Tagged: Jason Isaacs

Summary: 
A 15-year-old swimming prodigy self-destructs after his father is released from jail.

Year: 2021

Cinema Release Dates:  2nd September 2021 (Australia)

VOD Release Dates: 16th September 2021 (Australia)

Country: Australia

Director: Tyson Wade Johnston

Screenwriter: Tyson Wade Johnston

Cast: Steve Bastoni (Glenn Goodman), C.J. Bloomfield (Dwayne), Isaac Drandic (Mick Hill), Laura Gordon (Kim Lane), Jason Isaacs (Rob Bush), Levi Miller (Benjamin Lane), Robert Morgan (Coach Clarke), Ebony Naye (Joyce), Paula Nazarski (Cathy Hill), Hunter Page-Lochard (Josh Hill), Sam Parsonson (Nick Bush), Jake Ryan (Dave Bush), Ian Thorpe (himself), Joey Vieira (Eddie Rivers), Tasia Zalar (Patti Hill)

Running Time: 86 mins

Classification: MA15+ (Australia)

OUR STREAMLINE REVIEWS

David Griffiths’ Streamline Review:

Given Australia’s love affair with sport I am surprised that over the years Australian filmmakers haven’t made more ‘great’ sports films. Of course there have been some stand-outs, The Club and September, spring to mind but largely when Aussies have tackled the sports genre the films have had a bad soapy feel to them, for examples take another look at The Cup or Ride Like A Girl.

Directed by first time feature film director Tyson Wade Johnson and produced by Australian swimming legend Ian Thorpe I feel that this is one of the first gritty sports films that we have seen in Australian for a long time. How gritty? Well I would have to say that this film is almost on par with The Wrestler.

Benjamin Lane (Levi Miller – Pan) is a gifted young swimmer, actually he is more than just gifted his Coach (Robert Morgan – Hacksaw Ridge) feels that he has what it takes to become an Olympic champion. And life is going pretty well for him as well, he is getting good grades at school, his girlfriend Patti (Tasia Zalar – Mystery Road) is deeply devoted to him and his mother, Kim (Laura Gordon – Undertow) is willing to make any sacrifice necessary to see her son become a champion.

But then everything starts to fall apart when his abusive father, Rob (Jason Isaacs – Harry Potter And The Chamber Of Secrets), is released from prison. Benjamin’s life begins to spiral when Rob reaches out him and soon he finds himself drawn to the ‘loser’ lifestyle of drinking and partying that his two brothers, Dave (Jake Ryan – The Great Gatsby) and Nick (Sam Parsonson – Hacksaw Ridge), have chosen to live.

My first thought while watching Streamline was that this is a sports film that is nothing like anything that we have ever made here before. For once this is a sports film that goes behind the glory of the sport itself and shows the personal side of the person competing. Often with Australian sports films I find that the film wants to glorify the victories but quickly skip past the mental and physical demons that the star themselves may have had to overcome to get there. Films like The Cup and Ride Like A Girl are great examples – both the stars depicted in those films overcome a lot to get where they needed to be but a lot of the ‘hard times’ were shown in montages etc whereas Streamline hones in on those ‘hard times’ and makes them the centre piece of the film.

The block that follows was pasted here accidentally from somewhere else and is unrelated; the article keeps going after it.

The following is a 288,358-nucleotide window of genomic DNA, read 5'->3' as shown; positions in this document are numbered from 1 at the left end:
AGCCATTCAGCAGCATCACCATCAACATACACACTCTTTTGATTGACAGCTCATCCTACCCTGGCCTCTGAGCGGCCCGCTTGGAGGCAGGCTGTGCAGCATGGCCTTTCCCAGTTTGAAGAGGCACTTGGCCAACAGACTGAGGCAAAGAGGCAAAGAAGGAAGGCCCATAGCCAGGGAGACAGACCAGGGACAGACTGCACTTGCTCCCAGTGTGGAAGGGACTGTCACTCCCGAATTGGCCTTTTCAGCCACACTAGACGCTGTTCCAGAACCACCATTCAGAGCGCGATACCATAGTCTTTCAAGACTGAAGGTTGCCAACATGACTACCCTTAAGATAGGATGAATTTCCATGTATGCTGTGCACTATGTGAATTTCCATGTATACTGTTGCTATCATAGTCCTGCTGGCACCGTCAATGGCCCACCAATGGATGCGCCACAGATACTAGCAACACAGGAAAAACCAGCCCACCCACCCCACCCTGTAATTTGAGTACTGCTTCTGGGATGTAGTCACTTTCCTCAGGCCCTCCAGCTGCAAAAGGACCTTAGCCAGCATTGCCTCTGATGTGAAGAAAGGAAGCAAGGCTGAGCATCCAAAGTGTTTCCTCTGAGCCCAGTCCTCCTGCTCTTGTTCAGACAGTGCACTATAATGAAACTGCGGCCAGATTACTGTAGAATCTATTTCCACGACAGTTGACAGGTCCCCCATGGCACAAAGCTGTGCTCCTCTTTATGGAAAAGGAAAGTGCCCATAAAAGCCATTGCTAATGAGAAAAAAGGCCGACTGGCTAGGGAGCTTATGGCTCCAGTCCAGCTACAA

The result is a film that draws you in and makes you feel the pain and anguish that Benjamin is going through. To the credit of Johnson’s screenplay he doesn’t hold anything back from his audience no matter how dark it is. He steers away from Hollywood clichés, there are no inspirational chats by girlfriend or coach as Benjamin begins to throw his career away, instead it is the more natural ‘you’re a dickhead’ and anger and resentment towards him.

The result of the power and tension that Johnson creates throughout this film is a movie that even non-sports fans are going to find themselves compelled to. Films like Varsity Blues have tried to go down this road in the past but they have held back from going completely into the dark – Streamline does not.

I couldn’t help but also feel blown away by the acting performances here in the film. I think most film lovers already know that Levi Miller is going to become a star and his performance here just cements that. Let’s be honest if this film was American people would already be starting to say that there is an Oscar whisper around his performance.

Backing up Miller is an emotional performance by Laura Gordon, who I feel is one of the most under-rated character actresses in this country, and some true brilliance from Jake Ryan whose character Dave is the devil on Benjamin’s shoulder telling him to throw everything away.Streamline is an amazing piece of Australian cinema. I feel it shows the industry how a sports film should be made and it is a film not be missed even just for the once in a lifetime performance by Levi Miller.

Dave’s rating Out Of 5

Average Subculture Rating:

Other Subculture Streamline Reviews:

Nil

Trailer:

To free Baba Yaga and Renfield from the clutches of Monster Hunter Mila Starr, the Wishbone Family once more transforms into a Vampire, Frankenstein’s Monster, a Mummy and a Werewolf. Aided and abetted by their three pet bats, our Monster Family zooms around the world again to save their friends, make new monstrous acquaintances and finally come to the realization that ‘Nobody’s Perfect’ – even those with flaws can find happiness.

MONSTER FAMILY 2 is directed by Holger Tappe and stars Emily Watson, Nick Frost, Jessica Brown Findlay, Catherine Tate, Emily Carey, Ethan Rouse and Jason Isaacs  

MONSTER FAMILY 2 coming to Australian cinemas on October 28

 

 

Umbrella Entertainment is proud to announce the theatrical release date of its latest quality Australian cinematic drama, STREAMLINE – starring Jason Isaacs, Levi Miller and Laura Gordon – which will screen in cinemas nationally on September 2, 2021.

The feature film debut of writer/director Tyson Wade Johnston, STREAMLINE will have its World Premiere at Melbourne International Film Festival in August, followed by regional screenings as part of the MIFF Travelling Showcase, and CinefestOZ Film Festival.

STREAMLINE is a coming-of-age sports drama about a fifteen-year-old swimming prodigy fighting to stay afloat as he faces pressure in the world of competitive sports, amidst overwhelming family problems.